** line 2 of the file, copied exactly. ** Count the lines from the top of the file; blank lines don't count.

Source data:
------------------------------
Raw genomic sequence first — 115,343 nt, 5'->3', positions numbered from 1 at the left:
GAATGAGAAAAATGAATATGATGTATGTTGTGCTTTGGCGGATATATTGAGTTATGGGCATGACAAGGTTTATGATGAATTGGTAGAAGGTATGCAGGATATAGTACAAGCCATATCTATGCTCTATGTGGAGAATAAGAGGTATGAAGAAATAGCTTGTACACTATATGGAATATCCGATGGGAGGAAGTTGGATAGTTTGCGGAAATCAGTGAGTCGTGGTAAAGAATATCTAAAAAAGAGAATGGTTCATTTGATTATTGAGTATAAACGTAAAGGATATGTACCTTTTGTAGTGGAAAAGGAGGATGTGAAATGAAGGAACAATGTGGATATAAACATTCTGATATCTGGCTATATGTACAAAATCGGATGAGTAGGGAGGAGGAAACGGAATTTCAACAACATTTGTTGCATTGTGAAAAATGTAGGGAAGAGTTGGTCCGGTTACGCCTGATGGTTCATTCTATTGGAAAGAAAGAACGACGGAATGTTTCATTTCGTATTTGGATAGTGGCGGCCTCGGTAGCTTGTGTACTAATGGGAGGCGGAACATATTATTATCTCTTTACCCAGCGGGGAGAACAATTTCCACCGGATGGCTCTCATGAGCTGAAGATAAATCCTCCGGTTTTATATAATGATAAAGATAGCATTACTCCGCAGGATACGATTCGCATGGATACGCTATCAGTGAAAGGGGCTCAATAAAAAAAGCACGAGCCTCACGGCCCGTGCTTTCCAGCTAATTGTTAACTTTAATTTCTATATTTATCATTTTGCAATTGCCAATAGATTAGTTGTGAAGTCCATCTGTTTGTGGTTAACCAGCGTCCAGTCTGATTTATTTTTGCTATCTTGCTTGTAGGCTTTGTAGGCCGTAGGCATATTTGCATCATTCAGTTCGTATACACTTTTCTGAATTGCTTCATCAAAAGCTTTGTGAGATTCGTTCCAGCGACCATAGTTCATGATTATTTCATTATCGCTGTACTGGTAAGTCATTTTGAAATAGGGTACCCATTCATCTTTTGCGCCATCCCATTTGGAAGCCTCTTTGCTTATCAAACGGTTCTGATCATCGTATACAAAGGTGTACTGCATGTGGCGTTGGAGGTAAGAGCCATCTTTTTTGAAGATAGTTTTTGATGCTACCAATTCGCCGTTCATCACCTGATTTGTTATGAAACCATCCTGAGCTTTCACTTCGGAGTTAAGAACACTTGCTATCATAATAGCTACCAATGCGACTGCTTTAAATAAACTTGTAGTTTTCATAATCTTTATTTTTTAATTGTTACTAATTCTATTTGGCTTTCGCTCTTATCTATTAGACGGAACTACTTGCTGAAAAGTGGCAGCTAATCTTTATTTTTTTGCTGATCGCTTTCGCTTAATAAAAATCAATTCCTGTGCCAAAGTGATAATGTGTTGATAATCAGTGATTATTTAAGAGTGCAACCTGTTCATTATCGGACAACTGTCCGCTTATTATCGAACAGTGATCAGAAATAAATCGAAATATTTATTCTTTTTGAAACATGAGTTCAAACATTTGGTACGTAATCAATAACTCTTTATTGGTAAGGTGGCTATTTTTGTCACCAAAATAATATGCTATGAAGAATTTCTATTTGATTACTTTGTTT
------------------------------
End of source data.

GAATGAGAAAAATGAATATGATGTATGTTGTGCTTTGGCGGATATATTGAGTTATGGGCATGACAAGGTTTATGATGAATTGGTAGAAGGTATGCAGGATATAGTACAAGCCATATCTATGCTCTATGTGGAGAATAAGAGGTATGAAGAAATAGCTTGTACACTATATGGAATATCCGATGGGAGGAAGTTGGATAGTTTGCGGAAATCAGTGAGTCGTGGTAAAGAATATCTAAAAAAGAGAATGGTTCATTTGATTATTGAGTATAAACGTAAAGGATATGTACCTTTTGTAGTGGAAAAGGAGGATGTGAAATGAAGGAACAATGTGGATATAAACATTCTGATATCTGGCTATATGTACAAAATCGGATGAGTAGGGAGGAGGAAACGGAATTTCAACAACATTTGTTGCATTGTGAAAAATGTAGGGAAGAGTTGGTCCGGTTACGCCTGATGGTTCATTCTATTGGAAAGAAAGAACGACGGAATGTTTCATTTCGTATTTGGATAGTGGCGGCCTCGGTAGCTTGTGTACTAATGGGAGGCGGAACATATTATTATCTCTTTACCCAGCGGGGAGAACAATTTCCACCGGATGGCTCTCATGAGCTGAAGATAAATCCTCCGGTTTTATATAATGATAAAGATAGCATTACTCCGCAGGATACGATTCGCATGGATACGCTATCAGTGAAAGGGGCTCAATAAAAAAAGCACGAGCCTCACGGCCCGTGCTTTCCAGCTAATTGTTAACTTTAATTTCTATATTTATCATTTTGCAATTGCCAATAGATTAGTTGTGAAGTCCATCTGTTTGTGGTTAACCAGCGTCCAGTCTGATTTATTTTTGCTATCTTGCTTGTAGGCTTTGTAGGCCGTAGGCATATTTGCATCATTCAGTTCGTATACACTTTTCTGAATTGCTTCATCAAAAGCTTTGTGAGATTCGTTCCAGCGACCATAGTTCATGATTATTTCATTATCGCTGTACTGGTAAGTCATTTTGAAATAGGGTACCCATTCATCTTTTGCGCCATCCCATTTGGAAGCCTCTTTGCTTATCAAACGGTTCTGATCATCGTATACAAAGGTGTACTGCATGTGGCGTTGGAGGTAAGAGCCATCTTTTTTGAAGATAGTTTTTGATGCTACCAATTCGCCGTTCATCACCTGATTTGTTATGAAACCATCCTGAGCTTTCACTTCGGAGTTAAGAACACTTGCTATCATAATAGCTACCAATGCGACTGCTTTAAATAAACTTGTAGTTTTCATAATCTTTATTTTTTAATTGTTACTAATTCTATTTGGCTTTCGCTCTTATCTATTAGACGGAACTACTTGCTGAAAAGTGGCAGCTAATCTTTATTTTTTTGCTGATCGCTTTCGCTTAATAAAAATCAATTCCTGTGCCAAAGTGATAATGTGTTGATAATCAGTGATTATTTAAGAGTGCAACCTGTTCATTATCGGACAACTGTCCGCTTATTATCGAACAGTGATCAGAAATAAATCGAAATATTTATTCTTTTTGAAACATGAGTTCAAACATTTGGTACGTAATCAATAACTCTTTATTGGTAAGGTGGCTATTTTTGTCACCAAAATAATATGCTATGAAGAATTTCTATTTGATTACTTTGTTT